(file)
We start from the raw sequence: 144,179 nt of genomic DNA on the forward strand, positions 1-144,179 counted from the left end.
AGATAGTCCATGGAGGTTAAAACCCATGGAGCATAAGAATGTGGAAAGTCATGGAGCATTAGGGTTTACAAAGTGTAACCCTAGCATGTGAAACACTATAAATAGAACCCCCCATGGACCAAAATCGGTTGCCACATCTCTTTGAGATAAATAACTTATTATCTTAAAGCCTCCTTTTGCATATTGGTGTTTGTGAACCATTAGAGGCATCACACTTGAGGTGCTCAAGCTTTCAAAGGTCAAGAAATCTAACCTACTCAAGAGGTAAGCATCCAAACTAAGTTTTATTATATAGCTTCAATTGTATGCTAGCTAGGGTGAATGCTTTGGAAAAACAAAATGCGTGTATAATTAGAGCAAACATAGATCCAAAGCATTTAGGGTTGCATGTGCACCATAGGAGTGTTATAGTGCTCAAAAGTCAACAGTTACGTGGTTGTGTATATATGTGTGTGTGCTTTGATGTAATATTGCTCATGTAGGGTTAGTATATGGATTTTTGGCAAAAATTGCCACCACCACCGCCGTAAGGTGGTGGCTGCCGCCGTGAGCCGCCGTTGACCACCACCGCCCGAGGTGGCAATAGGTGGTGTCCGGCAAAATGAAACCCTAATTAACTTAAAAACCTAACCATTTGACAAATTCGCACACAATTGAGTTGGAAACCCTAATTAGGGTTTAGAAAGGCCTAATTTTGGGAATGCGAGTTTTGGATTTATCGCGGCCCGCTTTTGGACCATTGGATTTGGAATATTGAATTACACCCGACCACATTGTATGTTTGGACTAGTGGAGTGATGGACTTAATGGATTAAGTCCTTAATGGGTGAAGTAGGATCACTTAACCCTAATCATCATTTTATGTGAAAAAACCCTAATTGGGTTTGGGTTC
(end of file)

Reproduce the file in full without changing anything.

We start from the raw sequence: 144,179 nt of genomic DNA on the forward strand, positions 1-144,179 counted from the left end.
AGATAGTCCATGGAGGTTAAAACCCATGGAGCATAAGAATGTGGAAAGTCATGGAGCATTAGGGTTTACAAAGTGTAACCCTAGCATGTGAAACACTATAAATAGAACCCCCCATGGACCAAAATCGGTTGCCACATCTCTTTGAGATAAATAACTTATTATCTTAAAGCCTCCTTTTGCATATTGGTGTTTGTGAACCATTAGAGGCATCACACTTGAGGTGCTCAAGCTTTCAAAGGTCAAGAAATCTAACCTACTCAAGAGGTAAGCATCCAAACTAAGTTTTATTATATAGCTTCAATTGTATGCTAGCTAGGGTGAATGCTTTGGAAAAACAAAATGCGTGTATAATTAGAGCAAACATAGATCCAAAGCATTTAGGGTTGCATGTGCACCATAGGAGTGTTATAGTGCTCAAAAGTCAACAGTTACGTGGTTGTGTATATATGTGTGTGTGCTTTGATGTAATATTGCTCATGTAGGGTTAGTATATGGATTTTTGGCAAAAATTGCCACCACCACCGCCGTAAGGTGGTGGCTGCCGCCGTGAGCCGCCGTTGACCACCACCGCCCGAGGTGGCAATAGGTGGTGTCCGGCAAAATGAAACCCTAATTAACTTAAAAACCTAACCATTTGACAAATTCGCACACAATTGAGTTGGAAACCCTAATTAGGGTTTAGAAAGGCCTAATTTTGGGAATGCGAGTTTTGGATTTATCGCGGCCCGCTTTTGGACCATTGGATTTGGAATATTGAATTACACCCGACCACATTGTATGTTTGGACTAGTGGAGTGATGGACTTAATGGATTAAGTCCTTAATGGGTGAAGTAGGATCACTTAACCCTAATCATCATTTTATGTGAAAAAACCCTAATTGGGTTTGGGTTC